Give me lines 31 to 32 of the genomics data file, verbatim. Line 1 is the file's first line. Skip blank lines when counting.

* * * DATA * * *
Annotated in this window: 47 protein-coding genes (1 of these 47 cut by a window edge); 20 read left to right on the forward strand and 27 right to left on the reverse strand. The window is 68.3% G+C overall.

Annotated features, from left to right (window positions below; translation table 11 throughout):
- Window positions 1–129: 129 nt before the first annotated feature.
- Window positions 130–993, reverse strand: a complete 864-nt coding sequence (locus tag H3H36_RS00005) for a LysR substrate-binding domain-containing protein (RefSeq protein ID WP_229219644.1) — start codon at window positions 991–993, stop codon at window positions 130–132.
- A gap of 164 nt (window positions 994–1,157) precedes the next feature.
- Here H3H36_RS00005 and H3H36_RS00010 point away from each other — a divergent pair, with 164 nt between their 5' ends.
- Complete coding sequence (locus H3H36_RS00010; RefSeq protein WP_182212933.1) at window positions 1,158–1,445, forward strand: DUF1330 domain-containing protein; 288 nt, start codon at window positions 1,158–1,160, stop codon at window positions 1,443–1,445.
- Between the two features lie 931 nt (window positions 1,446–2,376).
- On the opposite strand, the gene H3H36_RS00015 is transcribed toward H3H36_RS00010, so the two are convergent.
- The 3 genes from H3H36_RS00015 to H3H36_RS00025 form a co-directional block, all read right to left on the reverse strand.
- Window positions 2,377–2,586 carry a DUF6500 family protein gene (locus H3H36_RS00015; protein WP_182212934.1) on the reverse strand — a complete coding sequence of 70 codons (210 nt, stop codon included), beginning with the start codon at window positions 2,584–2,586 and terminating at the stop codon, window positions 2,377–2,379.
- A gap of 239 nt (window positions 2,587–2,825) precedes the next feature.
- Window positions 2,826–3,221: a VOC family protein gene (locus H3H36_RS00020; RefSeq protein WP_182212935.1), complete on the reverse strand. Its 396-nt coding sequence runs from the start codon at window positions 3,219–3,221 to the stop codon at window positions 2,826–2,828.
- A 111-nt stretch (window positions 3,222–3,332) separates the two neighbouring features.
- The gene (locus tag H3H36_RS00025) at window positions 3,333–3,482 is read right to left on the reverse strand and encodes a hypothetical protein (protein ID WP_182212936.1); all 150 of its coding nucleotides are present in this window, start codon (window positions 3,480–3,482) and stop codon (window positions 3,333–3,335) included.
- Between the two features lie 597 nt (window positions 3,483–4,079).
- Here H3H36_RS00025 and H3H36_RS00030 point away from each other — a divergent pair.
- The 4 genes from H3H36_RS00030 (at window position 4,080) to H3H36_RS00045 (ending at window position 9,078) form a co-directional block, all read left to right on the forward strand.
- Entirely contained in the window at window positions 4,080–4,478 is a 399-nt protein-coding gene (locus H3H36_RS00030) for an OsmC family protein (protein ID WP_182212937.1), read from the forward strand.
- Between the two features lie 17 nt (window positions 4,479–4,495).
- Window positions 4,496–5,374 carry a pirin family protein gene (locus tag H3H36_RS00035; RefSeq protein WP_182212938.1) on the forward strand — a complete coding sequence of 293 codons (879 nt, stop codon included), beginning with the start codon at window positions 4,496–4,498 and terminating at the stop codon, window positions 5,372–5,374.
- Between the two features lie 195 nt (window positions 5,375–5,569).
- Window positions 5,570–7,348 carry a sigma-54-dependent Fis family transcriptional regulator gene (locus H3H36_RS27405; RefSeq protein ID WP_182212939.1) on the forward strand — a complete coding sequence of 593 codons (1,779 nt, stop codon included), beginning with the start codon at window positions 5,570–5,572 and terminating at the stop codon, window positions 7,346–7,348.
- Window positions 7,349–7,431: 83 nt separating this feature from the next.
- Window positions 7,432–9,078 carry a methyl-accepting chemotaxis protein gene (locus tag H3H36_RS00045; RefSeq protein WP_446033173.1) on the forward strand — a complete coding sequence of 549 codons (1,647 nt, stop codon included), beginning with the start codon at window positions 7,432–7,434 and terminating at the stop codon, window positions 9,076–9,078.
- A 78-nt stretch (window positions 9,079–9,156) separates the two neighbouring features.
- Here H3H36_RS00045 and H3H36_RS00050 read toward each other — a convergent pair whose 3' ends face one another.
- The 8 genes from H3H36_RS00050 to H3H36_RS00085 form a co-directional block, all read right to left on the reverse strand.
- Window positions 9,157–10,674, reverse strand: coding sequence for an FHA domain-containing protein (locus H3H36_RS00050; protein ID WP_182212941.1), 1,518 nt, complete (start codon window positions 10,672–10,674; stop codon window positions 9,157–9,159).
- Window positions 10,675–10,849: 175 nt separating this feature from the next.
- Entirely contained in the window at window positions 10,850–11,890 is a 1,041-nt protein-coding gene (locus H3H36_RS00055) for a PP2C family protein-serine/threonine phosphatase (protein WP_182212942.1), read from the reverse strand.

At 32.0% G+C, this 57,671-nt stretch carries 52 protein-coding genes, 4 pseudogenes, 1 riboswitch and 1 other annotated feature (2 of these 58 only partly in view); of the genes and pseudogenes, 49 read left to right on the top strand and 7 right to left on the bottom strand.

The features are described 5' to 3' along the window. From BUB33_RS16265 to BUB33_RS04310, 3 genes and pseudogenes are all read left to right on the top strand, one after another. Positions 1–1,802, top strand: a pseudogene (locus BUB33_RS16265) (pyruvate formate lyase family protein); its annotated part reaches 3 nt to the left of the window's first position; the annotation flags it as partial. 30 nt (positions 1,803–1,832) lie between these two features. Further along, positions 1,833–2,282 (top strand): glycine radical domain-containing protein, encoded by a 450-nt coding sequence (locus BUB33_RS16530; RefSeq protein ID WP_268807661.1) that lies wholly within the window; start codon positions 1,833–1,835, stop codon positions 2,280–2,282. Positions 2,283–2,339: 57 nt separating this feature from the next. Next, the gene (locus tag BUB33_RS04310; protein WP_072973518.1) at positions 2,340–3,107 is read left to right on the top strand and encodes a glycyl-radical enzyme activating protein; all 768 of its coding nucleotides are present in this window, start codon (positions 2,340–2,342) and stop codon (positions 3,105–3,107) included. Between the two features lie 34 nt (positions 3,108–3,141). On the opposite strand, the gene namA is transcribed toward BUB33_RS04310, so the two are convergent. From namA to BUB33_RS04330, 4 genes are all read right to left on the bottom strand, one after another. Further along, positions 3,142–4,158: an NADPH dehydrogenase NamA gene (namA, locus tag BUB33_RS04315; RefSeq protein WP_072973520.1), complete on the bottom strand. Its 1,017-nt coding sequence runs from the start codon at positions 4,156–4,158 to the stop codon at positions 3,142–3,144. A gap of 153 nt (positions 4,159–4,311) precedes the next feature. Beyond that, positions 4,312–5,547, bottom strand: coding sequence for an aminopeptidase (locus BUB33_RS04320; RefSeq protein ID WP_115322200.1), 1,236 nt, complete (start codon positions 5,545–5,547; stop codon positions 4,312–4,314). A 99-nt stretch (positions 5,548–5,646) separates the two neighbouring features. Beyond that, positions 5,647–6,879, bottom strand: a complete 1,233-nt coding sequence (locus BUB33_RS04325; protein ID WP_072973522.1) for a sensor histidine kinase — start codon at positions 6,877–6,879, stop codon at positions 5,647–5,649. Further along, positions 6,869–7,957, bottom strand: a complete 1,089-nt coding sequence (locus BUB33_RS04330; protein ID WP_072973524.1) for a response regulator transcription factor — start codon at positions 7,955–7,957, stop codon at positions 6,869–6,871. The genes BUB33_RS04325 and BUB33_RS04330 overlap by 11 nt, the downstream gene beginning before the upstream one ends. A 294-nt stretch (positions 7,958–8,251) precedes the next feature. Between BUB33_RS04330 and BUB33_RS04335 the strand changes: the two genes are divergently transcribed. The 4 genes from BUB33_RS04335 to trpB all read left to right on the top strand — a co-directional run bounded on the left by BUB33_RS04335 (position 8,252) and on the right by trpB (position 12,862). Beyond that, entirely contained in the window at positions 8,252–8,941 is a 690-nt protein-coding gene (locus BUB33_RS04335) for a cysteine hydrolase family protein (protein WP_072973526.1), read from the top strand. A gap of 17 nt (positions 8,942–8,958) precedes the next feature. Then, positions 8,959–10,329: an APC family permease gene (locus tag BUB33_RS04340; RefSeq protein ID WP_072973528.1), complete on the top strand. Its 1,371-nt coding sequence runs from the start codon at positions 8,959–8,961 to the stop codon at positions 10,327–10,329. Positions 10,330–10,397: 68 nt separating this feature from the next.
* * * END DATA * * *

- Entirely contained in the window at window positions 10,850–11,890 is a 1,041-nt protein-coding gene (locus H3H36_RS00055) for a PP2C family protein-serine/threonine phosphatase (protein WP_182212942.1), read from the reverse strand.

At 32.0% G+C, this 57,671-nt stretch carries 52 protein-coding genes, 4 pseudogenes, 1 riboswitch and 1 other annotated feature (2 of these 58 only partly in view); of the genes and pseudogenes, 49 read left to right on the top strand and 7 right to left on the bottom strand.